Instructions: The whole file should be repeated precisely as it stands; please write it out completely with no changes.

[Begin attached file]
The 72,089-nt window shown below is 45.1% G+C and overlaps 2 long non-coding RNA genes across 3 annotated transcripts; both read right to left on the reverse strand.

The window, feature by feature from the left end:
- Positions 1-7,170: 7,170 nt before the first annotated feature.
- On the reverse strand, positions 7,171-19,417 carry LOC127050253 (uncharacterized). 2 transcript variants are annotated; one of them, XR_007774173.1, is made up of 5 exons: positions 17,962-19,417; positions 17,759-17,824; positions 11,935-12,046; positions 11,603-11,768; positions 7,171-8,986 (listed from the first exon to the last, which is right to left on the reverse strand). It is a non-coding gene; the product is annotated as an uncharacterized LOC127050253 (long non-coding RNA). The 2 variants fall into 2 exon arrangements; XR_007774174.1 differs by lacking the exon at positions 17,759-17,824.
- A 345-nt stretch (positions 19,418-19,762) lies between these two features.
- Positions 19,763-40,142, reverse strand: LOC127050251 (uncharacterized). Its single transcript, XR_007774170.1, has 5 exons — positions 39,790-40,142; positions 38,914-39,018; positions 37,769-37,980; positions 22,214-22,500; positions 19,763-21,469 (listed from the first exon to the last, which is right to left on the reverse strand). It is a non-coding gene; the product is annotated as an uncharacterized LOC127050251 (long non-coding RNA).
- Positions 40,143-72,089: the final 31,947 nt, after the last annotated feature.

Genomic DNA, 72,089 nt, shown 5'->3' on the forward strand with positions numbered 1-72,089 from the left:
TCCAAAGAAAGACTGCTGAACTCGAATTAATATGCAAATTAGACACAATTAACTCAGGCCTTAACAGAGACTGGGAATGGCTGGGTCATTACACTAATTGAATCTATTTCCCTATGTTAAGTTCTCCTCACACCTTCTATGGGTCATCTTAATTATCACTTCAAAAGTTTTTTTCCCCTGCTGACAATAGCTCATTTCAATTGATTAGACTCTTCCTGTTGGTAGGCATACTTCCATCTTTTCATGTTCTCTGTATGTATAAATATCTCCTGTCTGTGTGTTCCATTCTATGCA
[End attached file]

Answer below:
The 72,089-nt window shown below is 45.1% G+C and overlaps 2 long non-coding RNA genes across 3 annotated transcripts; both read right to left on the reverse strand.

The window, feature by feature from the left end:
- Positions 1-7,170: 7,170 nt before the first annotated feature.
- On the reverse strand, positions 7,171-19,417 carry LOC127050253 (uncharacterized). 2 transcript variants are annotated; one of them, XR_007774173.1, is made up of 5 exons: positions 17,962-19,417; positions 17,759-17,824; positions 11,935-12,046; positions 11,603-11,768; positions 7,171-8,986 (listed from the first exon to the last, which is right to left on the reverse strand). It is a non-coding gene; the product is annotated as an uncharacterized LOC127050253 (long non-coding RNA). The 2 variants fall into 2 exon arrangements; XR_007774174.1 differs by lacking the exon at positions 17,759-17,824.
- A 345-nt stretch (positions 19,418-19,762) lies between these two features.
- Positions 19,763-40,142, reverse strand: LOC127050251 (uncharacterized). Its single transcript, XR_007774170.1, has 5 exons — positions 39,790-40,142; positions 38,914-39,018; positions 37,769-37,980; positions 22,214-22,500; positions 19,763-21,469 (listed from the first exon to the last, which is right to left on the reverse strand). It is a non-coding gene; the product is annotated as an uncharacterized LOC127050251 (long non-coding RNA).
- Positions 40,143-72,089: the final 31,947 nt, after the last annotated feature.

Genomic DNA, 72,089 nt, shown 5'->3' on the forward strand with positions numbered 1-72,089 from the left:
TCCAAAGAAAGACTGCTGAACTCGAATTAATATGCAAATTAGACACAATTAACTCAGGCCTTAACAGAGACTGGGAATGGCTGGGTCATTACACTAATTGAATCTATTTCCCTATGTTAAGTTCTCCTCACACCTTCTATGGGTCATCTTAATTATCACTTCAAAAGTTTTTTTCCCCTGCTGACAATAGCTCATTTCAATTGATTAGACTCTTCCTGTTGGTAGGCATACTTCCATCTTTTCATGTTCTCTGTATGTATAAATATCTCCTGTCTGTGTGTTCCATTCTATGCA